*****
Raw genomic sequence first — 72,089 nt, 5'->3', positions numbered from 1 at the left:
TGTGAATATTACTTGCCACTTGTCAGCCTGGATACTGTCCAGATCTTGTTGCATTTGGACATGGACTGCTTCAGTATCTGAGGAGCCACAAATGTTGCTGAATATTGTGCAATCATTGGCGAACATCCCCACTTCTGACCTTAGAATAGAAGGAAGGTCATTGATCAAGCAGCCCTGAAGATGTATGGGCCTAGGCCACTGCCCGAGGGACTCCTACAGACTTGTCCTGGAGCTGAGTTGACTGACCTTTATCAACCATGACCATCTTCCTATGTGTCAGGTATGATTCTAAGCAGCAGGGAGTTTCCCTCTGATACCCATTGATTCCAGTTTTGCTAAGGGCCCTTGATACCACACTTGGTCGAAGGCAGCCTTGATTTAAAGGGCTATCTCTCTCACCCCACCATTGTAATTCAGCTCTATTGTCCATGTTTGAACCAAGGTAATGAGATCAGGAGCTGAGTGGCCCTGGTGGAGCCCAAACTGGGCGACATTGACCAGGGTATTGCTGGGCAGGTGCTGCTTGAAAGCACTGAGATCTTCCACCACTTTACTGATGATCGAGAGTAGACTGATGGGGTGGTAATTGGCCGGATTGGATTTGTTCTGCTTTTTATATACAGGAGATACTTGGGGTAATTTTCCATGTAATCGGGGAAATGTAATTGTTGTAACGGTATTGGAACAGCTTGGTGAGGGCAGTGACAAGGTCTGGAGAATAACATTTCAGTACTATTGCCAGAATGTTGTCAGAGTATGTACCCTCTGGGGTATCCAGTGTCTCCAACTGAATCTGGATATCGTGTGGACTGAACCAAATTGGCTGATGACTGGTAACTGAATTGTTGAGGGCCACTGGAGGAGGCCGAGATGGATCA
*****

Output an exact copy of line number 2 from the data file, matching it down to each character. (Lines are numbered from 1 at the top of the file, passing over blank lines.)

TGTGAATATTACTTGCCACTTGTCAGCCTGGATACTGTCCAGATCTTGTTGCATTTGGACATGGACTGCTTCAGTATCTGAGGAGCCACAAATGTTGCTGAATATTGTGCAATCATTGGCGAACATCCCCACTTCTGACCTTAGAATAGAAGGAAGGTCATTGATCAAGCAGCCCTGAAGATGTATGGGCCTAGGCCACTGCCCGAGGGACTCCTACAGACTTGTCCTGGAGCTGAGTTGACTGACCTTTATCAACCATGACCATCTTCCTATGTGTCAGGTATGATTCTAAGCAGCAGGGAGTTTCCCTCTGATACCCATTGATTCCAGTTTTGCTAAGGGCCCTTGATACCACACTTGGTCGAAGGCAGCCTTGATTTAAAGGGCTATCTCTCTCACCCCACCATTGTAATTCAGCTCTATTGTCCATGTTTGAACCAAGGTAATGAGATCAGGAGCTGAGTGGCCCTGGTGGAGCCCAAACTGGGCGACATTGACCAGGGTATTGCTGGGCAGGTGCTGCTTGAAAGCACTGAGATCTTCCACCACTTTACTGATGATCGAGAGTAGACTGATGGGGTGGTAATTGGCCGGATTGGATTTGTTCTGCTTTTTATATACAGGAGATACTTGGGGTAATTTTCCATGTAATCGGGGAAATGTAATTGTTGTAACGGTATTGGAACAGCTTGGTGAGGGCAGTGACAAGGTCTGGAGAATAACATTTCAGTACTATTGCCAGAATGTTGTCAGAGTATGTACCCTCTGGGGTATCCAGTGTCTCCAACTGAATCTGGATATCGTGTGGACTGAACCAAATTGGCTGATGACTGGTAACTGAATTGTTGAGGGCCACTGGAGGAGGCCGAGATGGATCA